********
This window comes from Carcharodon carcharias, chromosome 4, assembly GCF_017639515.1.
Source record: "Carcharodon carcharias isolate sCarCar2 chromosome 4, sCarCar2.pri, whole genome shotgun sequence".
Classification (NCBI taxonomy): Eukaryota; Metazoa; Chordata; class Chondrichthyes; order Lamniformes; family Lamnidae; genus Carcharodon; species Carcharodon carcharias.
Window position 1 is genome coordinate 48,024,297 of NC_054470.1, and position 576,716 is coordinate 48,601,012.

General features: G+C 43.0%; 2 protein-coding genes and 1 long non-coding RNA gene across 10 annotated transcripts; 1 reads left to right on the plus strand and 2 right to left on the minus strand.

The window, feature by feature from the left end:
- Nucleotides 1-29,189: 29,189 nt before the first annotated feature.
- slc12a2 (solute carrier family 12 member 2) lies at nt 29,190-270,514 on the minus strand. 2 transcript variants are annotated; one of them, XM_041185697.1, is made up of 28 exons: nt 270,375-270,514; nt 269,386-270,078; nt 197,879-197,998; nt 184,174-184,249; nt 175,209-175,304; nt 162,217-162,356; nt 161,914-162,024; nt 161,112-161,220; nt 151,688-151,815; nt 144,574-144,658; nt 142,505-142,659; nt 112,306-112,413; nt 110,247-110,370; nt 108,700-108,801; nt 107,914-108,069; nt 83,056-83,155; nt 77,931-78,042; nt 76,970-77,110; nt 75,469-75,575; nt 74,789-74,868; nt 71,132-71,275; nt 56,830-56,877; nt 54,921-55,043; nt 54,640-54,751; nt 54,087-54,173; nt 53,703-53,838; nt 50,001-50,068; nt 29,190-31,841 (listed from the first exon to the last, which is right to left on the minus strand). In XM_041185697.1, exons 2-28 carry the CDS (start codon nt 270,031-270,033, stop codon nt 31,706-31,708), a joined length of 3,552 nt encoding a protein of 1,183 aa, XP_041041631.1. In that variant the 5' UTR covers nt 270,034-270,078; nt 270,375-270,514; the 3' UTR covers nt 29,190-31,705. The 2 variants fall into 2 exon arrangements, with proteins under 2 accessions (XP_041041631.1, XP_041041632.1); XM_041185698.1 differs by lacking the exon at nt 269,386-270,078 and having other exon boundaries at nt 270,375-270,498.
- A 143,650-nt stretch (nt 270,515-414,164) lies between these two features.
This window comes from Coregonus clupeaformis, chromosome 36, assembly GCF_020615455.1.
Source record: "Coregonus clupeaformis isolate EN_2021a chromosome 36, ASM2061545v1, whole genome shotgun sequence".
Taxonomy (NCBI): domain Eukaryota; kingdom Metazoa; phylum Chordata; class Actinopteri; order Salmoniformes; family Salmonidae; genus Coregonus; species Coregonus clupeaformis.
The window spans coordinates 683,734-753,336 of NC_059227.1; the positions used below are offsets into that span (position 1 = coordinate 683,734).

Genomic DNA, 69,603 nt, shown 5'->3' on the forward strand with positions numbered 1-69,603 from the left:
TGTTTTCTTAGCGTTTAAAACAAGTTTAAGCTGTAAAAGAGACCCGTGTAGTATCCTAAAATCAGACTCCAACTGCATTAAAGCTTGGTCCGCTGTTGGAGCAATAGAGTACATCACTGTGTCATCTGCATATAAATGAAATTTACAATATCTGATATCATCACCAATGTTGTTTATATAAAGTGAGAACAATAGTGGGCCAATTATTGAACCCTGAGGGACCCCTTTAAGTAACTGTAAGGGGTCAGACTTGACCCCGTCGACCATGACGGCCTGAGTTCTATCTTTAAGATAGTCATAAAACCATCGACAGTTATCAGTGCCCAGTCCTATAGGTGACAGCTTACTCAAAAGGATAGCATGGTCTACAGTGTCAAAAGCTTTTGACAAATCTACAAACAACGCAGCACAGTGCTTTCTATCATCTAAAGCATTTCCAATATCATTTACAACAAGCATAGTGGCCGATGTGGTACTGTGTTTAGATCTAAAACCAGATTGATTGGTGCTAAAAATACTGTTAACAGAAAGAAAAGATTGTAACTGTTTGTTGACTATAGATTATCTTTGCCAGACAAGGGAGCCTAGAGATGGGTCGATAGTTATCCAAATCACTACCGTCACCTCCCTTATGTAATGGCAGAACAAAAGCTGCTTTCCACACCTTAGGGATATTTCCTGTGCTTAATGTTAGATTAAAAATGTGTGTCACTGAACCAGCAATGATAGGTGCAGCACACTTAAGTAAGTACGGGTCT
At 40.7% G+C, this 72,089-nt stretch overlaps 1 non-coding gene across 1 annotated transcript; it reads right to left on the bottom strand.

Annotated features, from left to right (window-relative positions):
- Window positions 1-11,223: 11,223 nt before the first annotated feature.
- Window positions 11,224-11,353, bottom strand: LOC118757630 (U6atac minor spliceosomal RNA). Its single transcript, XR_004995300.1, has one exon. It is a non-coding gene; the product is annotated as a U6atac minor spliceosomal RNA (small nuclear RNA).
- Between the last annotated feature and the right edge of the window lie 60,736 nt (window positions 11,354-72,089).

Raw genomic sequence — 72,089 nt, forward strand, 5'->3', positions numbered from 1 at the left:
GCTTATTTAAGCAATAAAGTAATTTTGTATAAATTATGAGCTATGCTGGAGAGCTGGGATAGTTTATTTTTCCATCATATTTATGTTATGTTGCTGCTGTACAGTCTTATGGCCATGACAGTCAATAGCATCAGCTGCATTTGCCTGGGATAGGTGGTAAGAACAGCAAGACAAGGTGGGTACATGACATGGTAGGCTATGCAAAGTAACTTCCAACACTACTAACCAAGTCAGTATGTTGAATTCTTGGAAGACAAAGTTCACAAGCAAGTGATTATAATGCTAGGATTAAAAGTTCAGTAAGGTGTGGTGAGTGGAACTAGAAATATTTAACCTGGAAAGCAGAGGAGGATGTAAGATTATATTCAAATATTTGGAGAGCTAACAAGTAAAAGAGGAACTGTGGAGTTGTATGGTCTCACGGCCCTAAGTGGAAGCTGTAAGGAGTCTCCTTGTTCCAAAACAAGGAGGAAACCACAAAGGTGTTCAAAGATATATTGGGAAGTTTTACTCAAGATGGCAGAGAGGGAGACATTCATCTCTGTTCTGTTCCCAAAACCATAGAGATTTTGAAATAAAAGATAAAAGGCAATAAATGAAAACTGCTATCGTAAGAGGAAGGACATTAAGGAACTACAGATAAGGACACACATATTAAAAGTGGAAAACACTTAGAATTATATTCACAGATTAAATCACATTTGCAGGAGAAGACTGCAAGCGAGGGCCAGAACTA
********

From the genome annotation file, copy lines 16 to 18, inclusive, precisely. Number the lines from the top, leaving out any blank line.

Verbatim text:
At 40.7% G+C, this 72,089-nt stretch overlaps 1 non-coding gene across 1 annotated transcript; it reads right to left on the bottom strand.

Annotated features, from left to right (window-relative positions):
- Window positions 1-11,223: 11,223 nt before the first annotated feature.